Smart picks by top managers
Palm, Inc. introduced the very first smartphone in the US in 2001. It combined the features of a personal digital assistant (PDA) with a wireless phone that operated on the Verizon Wireless network. The device also supported limited web browsing, but the product line never became widespread outside North America. A year later, the first BlackBerry devices were released, which later evolved into the first smartphone optimized for wireless email use and had reached a total of 32 million subscribers by 2009. In the meantime, Apple came out with the first iPhone in 2007, and also created the App Store a year later – which hit some 15 billion downloads in July 2011. Apple is now gearing up to release the iPhone 5. Global smartphone sales grew 74% in a single year to more than 107 million in the second quarter of 2011, according to data from US-based IT research and advisory company Gartner, Inc. Smartphones are now conquering Hungary, too: data from last November shows that the number of smartphones used by Hungarians reached 1.7 million. The Budapest Business Journal asked five Hungarian managers about their choice of smartphones and the reasons behind it.
István Salgó, ING Bank, CEO
In line with ING Group’s policy, we all use BlackBerry smartphones here at ING, we can’t even consider using anything else. Security is the great advantage of a BlackBerry, but on the downside, the operating system is inflexible with very limited customizing options. I think Android systems are more user-friendly and offer more customization options. However, I prefer simpler phones when just making phone calls. Smartphones come in handy when I need to transfer data. For genuinely effective communication, I need a BlackBerry, a simple Nokia and my personal assistant.
Péter Tordai, the Hungarian branch of KBC Securities, deputy CEO in charge of the retail division
The fact that my BlackBerry is continuously able to synchronize my calendar, emails and my partner list helps my work and saves me a great amount of time. BlackBerries are popular among top managers in the banking sector, mainly due to their high security level, but I don’t really like using it in my private life because its multimedia applications are weak. iPhones or phones with Android operating systems are more user-friendly devices, and can more easily be customized – as one can see in the increase in their market share. We, by the way, will soon launch a mobile application optimized for iPhone and Android that enables users to access the stock markets anytime, anywhere.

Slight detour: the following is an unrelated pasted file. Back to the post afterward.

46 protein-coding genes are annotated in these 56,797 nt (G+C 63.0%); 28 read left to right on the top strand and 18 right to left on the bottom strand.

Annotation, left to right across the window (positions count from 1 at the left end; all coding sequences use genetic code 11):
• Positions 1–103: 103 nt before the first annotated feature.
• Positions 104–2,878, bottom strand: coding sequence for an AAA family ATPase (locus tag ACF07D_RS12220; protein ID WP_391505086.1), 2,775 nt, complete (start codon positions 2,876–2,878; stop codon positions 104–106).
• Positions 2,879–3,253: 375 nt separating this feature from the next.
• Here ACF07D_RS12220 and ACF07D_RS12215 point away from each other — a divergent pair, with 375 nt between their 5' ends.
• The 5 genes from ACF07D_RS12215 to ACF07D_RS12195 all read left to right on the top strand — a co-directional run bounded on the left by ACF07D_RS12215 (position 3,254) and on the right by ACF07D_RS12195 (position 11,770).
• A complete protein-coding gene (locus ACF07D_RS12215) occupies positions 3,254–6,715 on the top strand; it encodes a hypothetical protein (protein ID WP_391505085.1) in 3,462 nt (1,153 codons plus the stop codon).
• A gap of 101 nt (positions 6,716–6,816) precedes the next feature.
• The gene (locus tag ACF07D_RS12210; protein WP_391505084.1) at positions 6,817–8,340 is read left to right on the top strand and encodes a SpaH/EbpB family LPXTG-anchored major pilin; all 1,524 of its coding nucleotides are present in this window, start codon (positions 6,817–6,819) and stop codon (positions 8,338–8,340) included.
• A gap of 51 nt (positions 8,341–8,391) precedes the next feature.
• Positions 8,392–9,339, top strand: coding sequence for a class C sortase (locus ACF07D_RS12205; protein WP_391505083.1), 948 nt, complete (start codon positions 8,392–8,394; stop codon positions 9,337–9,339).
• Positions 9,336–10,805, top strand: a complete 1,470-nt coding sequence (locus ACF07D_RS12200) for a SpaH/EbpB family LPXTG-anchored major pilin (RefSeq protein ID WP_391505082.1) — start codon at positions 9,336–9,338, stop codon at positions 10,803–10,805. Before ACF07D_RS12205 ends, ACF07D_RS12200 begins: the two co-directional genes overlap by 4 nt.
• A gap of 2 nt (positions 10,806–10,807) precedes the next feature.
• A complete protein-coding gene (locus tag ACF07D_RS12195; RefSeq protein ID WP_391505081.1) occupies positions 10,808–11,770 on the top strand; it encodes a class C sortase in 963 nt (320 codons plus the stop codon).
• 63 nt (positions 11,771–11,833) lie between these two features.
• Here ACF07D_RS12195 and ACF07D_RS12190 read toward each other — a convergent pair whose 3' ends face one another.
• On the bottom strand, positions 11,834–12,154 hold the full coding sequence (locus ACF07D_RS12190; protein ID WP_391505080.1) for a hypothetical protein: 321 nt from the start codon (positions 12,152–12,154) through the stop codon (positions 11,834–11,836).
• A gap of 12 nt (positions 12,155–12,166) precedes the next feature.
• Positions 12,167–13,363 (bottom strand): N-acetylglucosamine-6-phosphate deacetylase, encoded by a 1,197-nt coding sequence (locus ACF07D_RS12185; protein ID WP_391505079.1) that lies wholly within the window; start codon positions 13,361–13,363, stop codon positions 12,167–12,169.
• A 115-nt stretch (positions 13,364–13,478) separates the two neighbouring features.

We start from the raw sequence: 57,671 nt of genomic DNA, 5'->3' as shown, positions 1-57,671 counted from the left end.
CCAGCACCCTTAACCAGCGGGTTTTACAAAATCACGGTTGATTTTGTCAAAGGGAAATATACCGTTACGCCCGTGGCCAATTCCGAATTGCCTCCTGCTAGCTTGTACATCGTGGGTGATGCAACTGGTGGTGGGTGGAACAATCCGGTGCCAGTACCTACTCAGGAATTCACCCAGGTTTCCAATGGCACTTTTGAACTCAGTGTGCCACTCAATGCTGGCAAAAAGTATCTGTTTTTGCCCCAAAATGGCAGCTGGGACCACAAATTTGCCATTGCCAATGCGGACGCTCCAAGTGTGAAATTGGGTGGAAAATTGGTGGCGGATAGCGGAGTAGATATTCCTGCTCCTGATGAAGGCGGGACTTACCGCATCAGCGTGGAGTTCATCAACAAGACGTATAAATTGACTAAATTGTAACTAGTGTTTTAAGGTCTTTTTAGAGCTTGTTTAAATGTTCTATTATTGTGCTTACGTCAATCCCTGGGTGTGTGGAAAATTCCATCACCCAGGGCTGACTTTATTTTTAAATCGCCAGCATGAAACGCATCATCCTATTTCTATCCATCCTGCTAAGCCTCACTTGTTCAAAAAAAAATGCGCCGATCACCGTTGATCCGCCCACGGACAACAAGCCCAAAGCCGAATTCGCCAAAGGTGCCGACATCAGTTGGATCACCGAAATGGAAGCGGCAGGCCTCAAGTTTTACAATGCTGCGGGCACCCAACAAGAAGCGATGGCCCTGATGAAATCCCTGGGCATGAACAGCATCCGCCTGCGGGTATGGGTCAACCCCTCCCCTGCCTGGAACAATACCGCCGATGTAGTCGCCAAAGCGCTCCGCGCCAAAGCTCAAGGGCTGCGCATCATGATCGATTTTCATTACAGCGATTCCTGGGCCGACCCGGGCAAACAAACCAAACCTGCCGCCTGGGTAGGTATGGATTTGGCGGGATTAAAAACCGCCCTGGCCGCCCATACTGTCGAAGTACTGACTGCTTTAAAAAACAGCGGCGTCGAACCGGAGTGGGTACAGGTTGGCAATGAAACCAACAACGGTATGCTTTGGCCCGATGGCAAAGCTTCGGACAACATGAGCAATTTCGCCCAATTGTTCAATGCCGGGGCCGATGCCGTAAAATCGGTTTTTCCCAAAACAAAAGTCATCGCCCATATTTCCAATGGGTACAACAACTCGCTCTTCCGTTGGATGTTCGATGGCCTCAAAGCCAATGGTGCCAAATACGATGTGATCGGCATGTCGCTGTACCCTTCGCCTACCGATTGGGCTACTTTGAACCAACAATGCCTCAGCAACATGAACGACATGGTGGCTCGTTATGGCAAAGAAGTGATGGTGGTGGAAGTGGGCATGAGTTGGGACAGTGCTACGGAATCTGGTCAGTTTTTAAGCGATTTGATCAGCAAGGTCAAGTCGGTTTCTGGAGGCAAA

János Bartók, Aviva, president-CEO
iPhone 4, iOS 4.3
I have always had a thing for Apple innovations. They always focus on users and usability, instead of solely on tech tricks and development. Although there are faster and more developed devices than the iPhone 4 on the market, I don’t know any that could be easier and better used. My choice of the iPhone was also backed up by the usability of the App Store, which offers solutions for most business problems. In addition to my iPhone, I also use an iPad for business purposes, mostly for tasks when screen size is an issue. Advantages: it just works! It is stable, easy to use, always at hand, convenient for phone calls, listening to music, navigating or playing games. Disadvantages: it should have a better-quality camera, and the battery needs to be recharged quite often too.
András Posztl, managing partner, Horváth és Társai DLA Piper
According to the company’s global policy, I use a BlackBerry, and when it comes to business utilization, I am entirely pro-BlackBerry. These phones are, both in terms of data transfer speed and security issues, more suitable for business use than either an iPhone or an Android. This in practice translates into lower telecommunications costs for data transfers. Further advantages of BlackBerries include their outstandingly long battery life and their practical keyboards. But downloads require a little more time than with other smartphones and it features fewer available applications as well – these, however, are less significant aspects when it comes to corporate use.
Zsolt Kalocsai, CEO, RSM DTM Hungary Zrt
Just like everyone else in the management, I use Apple’s iPhone with OSS operating system. iPhones are user-friendly, with simple and quick setting options. The email and calendar functions are synchronized with our own Exchange server. With the help of the web browser, we can follow economic events, or even check on the weather conditions before a sailing race. The only challenge an iPhone poses for its user is that if you accidentally tap the touch screen during a call, it will end it.
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